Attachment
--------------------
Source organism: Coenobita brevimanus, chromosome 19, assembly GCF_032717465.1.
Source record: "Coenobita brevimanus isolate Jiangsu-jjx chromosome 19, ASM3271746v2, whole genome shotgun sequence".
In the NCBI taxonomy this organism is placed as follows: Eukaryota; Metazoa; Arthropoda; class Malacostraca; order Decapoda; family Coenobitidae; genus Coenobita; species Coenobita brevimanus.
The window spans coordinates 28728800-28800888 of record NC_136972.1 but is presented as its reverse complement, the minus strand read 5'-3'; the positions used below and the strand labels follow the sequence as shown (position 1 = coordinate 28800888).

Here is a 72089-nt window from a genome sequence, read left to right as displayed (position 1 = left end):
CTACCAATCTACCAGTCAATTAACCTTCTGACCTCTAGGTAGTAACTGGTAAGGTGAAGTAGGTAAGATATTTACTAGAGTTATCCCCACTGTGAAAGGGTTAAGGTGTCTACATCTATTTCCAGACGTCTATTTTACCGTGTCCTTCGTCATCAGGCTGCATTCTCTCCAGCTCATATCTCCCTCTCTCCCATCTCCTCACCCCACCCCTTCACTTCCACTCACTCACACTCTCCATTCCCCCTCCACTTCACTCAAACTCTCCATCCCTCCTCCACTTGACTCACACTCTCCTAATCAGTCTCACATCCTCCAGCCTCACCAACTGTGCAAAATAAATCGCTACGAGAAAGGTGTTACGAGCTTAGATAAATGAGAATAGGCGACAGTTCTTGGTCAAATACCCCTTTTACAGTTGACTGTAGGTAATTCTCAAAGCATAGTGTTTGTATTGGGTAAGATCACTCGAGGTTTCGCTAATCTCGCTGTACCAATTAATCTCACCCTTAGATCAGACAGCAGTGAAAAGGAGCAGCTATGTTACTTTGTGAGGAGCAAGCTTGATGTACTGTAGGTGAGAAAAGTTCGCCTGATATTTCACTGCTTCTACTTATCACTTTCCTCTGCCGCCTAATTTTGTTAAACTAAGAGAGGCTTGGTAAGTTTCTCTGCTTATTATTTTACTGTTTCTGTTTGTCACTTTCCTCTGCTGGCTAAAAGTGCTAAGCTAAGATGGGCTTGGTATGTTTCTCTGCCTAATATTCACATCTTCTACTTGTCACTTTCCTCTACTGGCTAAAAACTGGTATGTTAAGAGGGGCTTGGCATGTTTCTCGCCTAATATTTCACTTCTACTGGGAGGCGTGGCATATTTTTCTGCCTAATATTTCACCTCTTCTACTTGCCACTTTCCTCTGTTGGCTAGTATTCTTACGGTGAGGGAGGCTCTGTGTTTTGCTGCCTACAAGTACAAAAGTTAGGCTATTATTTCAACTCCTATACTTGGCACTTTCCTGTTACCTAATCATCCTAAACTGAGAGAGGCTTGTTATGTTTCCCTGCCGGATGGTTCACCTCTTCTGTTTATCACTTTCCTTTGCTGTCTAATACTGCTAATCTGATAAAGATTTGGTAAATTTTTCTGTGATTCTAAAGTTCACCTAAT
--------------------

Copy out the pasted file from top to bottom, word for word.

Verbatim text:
Source organism: Coenobita brevimanus, chromosome 19, assembly GCF_032717465.1.
Source record: "Coenobita brevimanus isolate Jiangsu-jjx chromosome 19, ASM3271746v2, whole genome shotgun sequence".
In the NCBI taxonomy this organism is placed as follows: Eukaryota; Metazoa; Arthropoda; class Malacostraca; order Decapoda; family Coenobitidae; genus Coenobita; species Coenobita brevimanus.
The window spans coordinates 28728800-28800888 of record NC_136972.1 but is presented as its reverse complement, the minus strand read 5'-3'; the positions used below and the strand labels follow the sequence as shown (position 1 = coordinate 28800888).

Here is a 72089-nt window from a genome sequence, read left to right as displayed (position 1 = left end):
CTACCAATCTACCAGTCAATTAACCTTCTGACCTCTAGGTAGTAACTGGTAAGGTGAAGTAGGTAAGATATTTACTAGAGTTATCCCCACTGTGAAAGGGTTAAGGTGTCTACATCTATTTCCAGACGTCTATTTTACCGTGTCCTTCGTCATCAGGCTGCATTCTCTCCAGCTCATATCTCCCTCTCTCCCATCTCCTCACCCCACCCCTTCACTTCCACTCACTCACACTCTCCATTCCCCCTCCACTTCACTCAAACTCTCCATCCCTCCTCCACTTGACTCACACTCTCCTAATCAGTCTCACATCCTCCAGCCTCACCAACTGTGCAAAATAAATCGCTACGAGAAAGGTGTTACGAGCTTAGATAAATGAGAATAGGCGACAGTTCTTGGTCAAATACCCCTTTTACAGTTGACTGTAGGTAATTCTCAAAGCATAGTGTTTGTATTGGGTAAGATCACTCGAGGTTTCGCTAATCTCGCTGTACCAATTAATCTCACCCTTAGATCAGACAGCAGTGAAAAGGAGCAGCTATGTTACTTTGTGAGGAGCAAGCTTGATGTACTGTAGGTGAGAAAAGTTCGCCTGATATTTCACTGCTTCTACTTATCACTTTCCTCTGCCGCCTAATTTTGTTAAACTAAGAGAGGCTTGGTAAGTTTCTCTGCTTATTATTTTACTGTTTCTGTTTGTCACTTTCCTCTGCTGGCTAAAAGTGCTAAGCTAAGATGGGCTTGGTATGTTTCTCTGCCTAATATTCACATCTTCTACTTGTCACTTTCCTCTACTGGCTAAAAACTGGTATGTTAAGAGGGGCTTGGCATGTTTCTCGCCTAATATTTCACTTCTACTGGGAGGCGTGGCATATTTTTCTGCCTAATATTTCACCTCTTCTACTTGCCACTTTCCTCTGTTGGCTAGTATTCTTACGGTGAGGGAGGCTCTGTGTTTTGCTGCCTACAAGTACAAAAGTTAGGCTATTATTTCAACTCCTATACTTGGCACTTTCCTGTTACCTAATCATCCTAAACTGAGAGAGGCTTGTTATGTTTCCCTGCCGGATGGTTCACCTCTTCTGTTTATCACTTTCCTTTGCTGTCTAATACTGCTAATCTGATAAAGATTTGGTAAATTTTTCTGTGATTCTAAAGTTCACCTAAT